What Is Correlation?

Introduction

Correlation is a measure for how closely the market price of one ETF follows the market price of another. In our case, we always calculate how closely the market price of a given ETF follows the market price of SPY, an ETF that tracks the S&P 500. A correlation of 1.00 means that an ETF precisely tracks the movements of SPY. Similarly, a correlation of -1.00 means that an ETF precisely tracks the inverse movements of SPY.

Correlation is primarily a tool to build diversified portfolios for the long-term. Most people tend to prefer a stable portfolio that generates solid, consistent returns. It takes a portfolio of ETFs with different correlation levels to produce such a portfolio, as the markets go in cycles. Some years, the U.S. stock market performs well, while other years emerging market stocks perform well. Some years value stocks work well, while other years growth stocks work well. Also, ideally, if your portfolio includes some ETFs that are not closely correlated with SPY, your portfolio will perform better during the next market correction, as hopefully not everything in your portfolio will crash as much as SPY.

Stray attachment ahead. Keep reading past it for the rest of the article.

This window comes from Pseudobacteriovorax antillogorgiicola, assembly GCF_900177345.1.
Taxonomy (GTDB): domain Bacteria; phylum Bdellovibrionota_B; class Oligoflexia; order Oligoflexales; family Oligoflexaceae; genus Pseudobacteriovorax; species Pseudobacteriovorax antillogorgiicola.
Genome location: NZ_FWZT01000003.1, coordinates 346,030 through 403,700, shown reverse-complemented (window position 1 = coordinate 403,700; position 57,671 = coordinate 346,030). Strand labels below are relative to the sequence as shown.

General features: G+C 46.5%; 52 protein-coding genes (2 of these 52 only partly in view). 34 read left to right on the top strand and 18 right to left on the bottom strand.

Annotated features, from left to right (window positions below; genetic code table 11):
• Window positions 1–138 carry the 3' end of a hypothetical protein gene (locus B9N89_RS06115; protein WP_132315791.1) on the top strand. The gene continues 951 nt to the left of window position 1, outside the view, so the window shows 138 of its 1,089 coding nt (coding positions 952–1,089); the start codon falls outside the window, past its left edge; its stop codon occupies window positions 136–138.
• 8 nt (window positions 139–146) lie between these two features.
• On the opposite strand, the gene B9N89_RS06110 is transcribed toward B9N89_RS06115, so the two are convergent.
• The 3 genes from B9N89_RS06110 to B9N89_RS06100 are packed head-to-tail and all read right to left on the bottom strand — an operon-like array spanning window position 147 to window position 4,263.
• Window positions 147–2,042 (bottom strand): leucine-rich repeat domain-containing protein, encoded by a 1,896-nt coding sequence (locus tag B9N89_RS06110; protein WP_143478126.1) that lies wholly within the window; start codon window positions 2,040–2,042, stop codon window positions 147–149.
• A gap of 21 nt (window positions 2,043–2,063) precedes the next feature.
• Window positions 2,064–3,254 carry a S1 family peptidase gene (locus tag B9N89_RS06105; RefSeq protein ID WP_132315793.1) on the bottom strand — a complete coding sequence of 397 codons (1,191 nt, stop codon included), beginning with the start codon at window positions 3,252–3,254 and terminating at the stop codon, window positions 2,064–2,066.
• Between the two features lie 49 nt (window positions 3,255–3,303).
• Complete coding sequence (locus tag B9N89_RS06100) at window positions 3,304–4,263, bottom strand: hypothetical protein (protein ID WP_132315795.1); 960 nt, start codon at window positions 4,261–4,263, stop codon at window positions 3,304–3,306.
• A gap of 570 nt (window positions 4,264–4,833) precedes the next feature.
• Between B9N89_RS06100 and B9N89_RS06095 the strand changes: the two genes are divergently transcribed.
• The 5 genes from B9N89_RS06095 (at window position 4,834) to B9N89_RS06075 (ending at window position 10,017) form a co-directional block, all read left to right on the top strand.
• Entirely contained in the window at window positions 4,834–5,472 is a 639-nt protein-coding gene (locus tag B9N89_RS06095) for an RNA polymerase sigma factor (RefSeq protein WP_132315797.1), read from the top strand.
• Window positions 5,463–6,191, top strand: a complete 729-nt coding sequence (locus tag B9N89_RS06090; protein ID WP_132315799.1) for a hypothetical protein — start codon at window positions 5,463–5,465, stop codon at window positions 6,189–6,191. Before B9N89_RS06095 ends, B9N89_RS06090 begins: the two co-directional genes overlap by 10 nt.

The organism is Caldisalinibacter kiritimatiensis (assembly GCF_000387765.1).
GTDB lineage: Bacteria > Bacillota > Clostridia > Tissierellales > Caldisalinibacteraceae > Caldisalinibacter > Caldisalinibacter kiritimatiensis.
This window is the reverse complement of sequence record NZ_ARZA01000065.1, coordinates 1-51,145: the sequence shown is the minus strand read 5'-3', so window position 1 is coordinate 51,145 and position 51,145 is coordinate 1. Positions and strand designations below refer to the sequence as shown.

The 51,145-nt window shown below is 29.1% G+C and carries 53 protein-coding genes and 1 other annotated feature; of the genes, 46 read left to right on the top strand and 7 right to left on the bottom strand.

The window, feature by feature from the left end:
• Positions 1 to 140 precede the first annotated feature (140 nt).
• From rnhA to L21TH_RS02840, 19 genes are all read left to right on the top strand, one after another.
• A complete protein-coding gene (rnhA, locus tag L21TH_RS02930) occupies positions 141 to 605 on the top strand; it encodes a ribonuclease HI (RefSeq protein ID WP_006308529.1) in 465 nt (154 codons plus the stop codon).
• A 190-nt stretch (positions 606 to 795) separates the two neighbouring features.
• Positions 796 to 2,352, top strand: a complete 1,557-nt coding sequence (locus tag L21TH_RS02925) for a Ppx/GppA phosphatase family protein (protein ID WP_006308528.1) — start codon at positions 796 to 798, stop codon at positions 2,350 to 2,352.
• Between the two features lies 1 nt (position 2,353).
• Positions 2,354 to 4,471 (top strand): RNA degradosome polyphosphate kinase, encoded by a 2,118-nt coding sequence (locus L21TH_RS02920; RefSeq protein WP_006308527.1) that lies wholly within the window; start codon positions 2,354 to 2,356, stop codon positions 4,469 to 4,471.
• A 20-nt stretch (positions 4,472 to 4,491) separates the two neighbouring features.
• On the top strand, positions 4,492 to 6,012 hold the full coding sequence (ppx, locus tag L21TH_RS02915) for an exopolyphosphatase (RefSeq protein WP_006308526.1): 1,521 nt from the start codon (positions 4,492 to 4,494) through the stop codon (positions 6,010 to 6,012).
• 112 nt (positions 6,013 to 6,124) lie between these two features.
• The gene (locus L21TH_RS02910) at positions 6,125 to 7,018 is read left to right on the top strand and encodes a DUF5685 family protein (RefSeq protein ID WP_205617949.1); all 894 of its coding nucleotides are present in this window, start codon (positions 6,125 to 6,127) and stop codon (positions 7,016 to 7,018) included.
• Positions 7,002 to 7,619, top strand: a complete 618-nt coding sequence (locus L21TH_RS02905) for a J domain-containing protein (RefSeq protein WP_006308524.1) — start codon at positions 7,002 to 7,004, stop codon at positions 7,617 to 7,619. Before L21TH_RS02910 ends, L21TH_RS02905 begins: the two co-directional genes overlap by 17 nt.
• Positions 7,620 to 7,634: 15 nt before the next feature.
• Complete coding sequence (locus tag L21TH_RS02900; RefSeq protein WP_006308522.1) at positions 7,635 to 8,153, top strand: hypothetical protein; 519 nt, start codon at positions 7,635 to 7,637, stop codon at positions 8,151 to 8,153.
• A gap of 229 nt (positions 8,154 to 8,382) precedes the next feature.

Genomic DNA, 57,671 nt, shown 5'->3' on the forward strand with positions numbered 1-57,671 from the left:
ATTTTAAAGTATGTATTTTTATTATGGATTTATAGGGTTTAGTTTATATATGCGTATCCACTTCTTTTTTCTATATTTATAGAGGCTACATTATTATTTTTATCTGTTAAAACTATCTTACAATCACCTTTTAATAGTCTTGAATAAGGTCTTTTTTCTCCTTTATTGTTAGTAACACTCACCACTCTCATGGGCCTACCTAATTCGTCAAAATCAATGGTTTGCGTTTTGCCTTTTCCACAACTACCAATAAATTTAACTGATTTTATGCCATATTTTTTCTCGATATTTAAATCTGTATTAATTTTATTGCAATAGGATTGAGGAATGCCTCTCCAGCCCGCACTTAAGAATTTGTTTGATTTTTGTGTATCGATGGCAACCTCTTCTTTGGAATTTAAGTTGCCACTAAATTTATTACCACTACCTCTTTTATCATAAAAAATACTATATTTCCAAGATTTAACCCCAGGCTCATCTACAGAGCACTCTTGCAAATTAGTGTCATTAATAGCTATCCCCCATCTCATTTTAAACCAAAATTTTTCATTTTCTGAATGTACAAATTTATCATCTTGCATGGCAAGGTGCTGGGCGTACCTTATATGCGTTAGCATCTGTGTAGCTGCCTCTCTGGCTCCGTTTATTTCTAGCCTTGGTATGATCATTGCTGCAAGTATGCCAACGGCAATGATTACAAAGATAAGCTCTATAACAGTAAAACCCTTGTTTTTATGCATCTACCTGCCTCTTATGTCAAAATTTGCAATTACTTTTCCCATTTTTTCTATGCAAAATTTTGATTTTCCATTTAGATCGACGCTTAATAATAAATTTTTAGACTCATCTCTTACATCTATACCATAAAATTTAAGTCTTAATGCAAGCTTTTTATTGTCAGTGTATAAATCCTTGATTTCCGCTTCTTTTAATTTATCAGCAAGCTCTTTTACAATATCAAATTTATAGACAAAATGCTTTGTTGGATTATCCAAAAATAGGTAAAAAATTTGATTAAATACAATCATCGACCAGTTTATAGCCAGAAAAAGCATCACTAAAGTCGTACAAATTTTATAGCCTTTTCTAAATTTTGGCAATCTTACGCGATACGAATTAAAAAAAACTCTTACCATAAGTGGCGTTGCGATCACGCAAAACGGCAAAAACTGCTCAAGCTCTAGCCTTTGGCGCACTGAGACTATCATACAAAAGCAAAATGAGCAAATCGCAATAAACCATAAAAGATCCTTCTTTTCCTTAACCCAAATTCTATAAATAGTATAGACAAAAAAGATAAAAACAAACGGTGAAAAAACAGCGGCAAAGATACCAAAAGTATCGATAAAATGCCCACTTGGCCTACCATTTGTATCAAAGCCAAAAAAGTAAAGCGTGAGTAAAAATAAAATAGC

Our Calculations

Our calculations are done in the following manner:

We use a SQL query on our Microsoft SQL Server database to generate the correlations.

Examples

Here are the correlations of some ETFs that we have chosen just to illustrate what different correlations look like.

SMDV's correlation to SPY is 0.8467


SPLV's correlation to SPY is 0.9860


USL's correlation to SPY is -0.6647


EEM's correlation to SPY is 0.4624



All data is a live query from our database. The wording was last updated: 01/25/2017.

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